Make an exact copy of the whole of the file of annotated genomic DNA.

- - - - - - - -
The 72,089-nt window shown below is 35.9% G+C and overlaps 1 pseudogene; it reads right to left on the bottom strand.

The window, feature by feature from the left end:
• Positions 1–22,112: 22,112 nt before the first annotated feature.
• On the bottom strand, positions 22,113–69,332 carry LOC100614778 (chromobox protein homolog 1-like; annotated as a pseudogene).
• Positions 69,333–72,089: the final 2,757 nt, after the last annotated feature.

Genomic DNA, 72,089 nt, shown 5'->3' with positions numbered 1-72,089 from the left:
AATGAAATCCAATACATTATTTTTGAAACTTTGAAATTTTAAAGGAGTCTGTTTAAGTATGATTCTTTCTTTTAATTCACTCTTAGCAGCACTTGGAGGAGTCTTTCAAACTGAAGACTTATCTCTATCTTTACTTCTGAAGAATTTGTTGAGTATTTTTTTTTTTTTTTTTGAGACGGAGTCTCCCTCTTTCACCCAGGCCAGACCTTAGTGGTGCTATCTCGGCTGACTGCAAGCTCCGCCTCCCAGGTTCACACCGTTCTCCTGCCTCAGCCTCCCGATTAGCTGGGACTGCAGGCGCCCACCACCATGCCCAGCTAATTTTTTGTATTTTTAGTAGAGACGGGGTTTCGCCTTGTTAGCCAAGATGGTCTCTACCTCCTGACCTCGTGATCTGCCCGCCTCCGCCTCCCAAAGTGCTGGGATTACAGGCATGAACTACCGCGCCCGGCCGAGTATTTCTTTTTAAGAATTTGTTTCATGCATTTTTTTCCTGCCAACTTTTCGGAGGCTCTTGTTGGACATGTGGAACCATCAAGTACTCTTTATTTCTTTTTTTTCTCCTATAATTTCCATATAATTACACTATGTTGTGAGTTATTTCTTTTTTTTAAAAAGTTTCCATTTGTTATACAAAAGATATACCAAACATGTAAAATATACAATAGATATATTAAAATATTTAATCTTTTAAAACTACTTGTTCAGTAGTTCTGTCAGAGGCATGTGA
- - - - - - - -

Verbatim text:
The 72,089-nt window shown below is 35.9% G+C and overlaps 1 pseudogene; it reads right to left on the bottom strand.

The window, feature by feature from the left end:
• Positions 1–22,112: 22,112 nt before the first annotated feature.
• On the bottom strand, positions 22,113–69,332 carry LOC100614778 (chromobox protein homolog 1-like; annotated as a pseudogene).
• Positions 69,333–72,089: the final 2,757 nt, after the last annotated feature.

Genomic DNA, 72,089 nt, shown 5'->3' with positions numbered 1-72,089 from the left:
AATGAAATCCAATACATTATTTTTGAAACTTTGAAATTTTAAAGGAGTCTGTTTAAGTATGATTCTTTCTTTTAATTCACTCTTAGCAGCACTTGGAGGAGTCTTTCAAACTGAAGACTTATCTCTATCTTTACTTCTGAAGAATTTGTTGAGTATTTTTTTTTTTTTTTTTGAGACGGAGTCTCCCTCTTTCACCCAGGCCAGACCTTAGTGGTGCTATCTCGGCTGACTGCAAGCTCCGCCTCCCAGGTTCACACCGTTCTCCTGCCTCAGCCTCCCGATTAGCTGGGACTGCAGGCGCCCACCACCATGCCCAGCTAATTTTTTGTATTTTTAGTAGAGACGGGGTTTCGCCTTGTTAGCCAAGATGGTCTCTACCTCCTGACCTCGTGATCTGCCCGCCTCCGCCTCCCAAAGTGCTGGGATTACAGGCATGAACTACCGCGCCCGGCCGAGTATTTCTTTTTAAGAATTTGTTTCATGCATTTTTTTCCTGCCAACTTTTCGGAGGCTCTTGTTGGACATGTGGAACCATCAAGTACTCTTTATTTCTTTTTTTTCTCCTATAATTTCCATATAATTACACTATGTTGTGAGTTATTTCTTTTTTTTAAAAAGTTTCCATTTGTTATACAAAAGATATACCAAACATGTAAAATATACAATAGATATATTAAAATATTTAATCTTTTAAAACTACTTGTTCAGTAGTTCTGTCAGAGGCATGTGA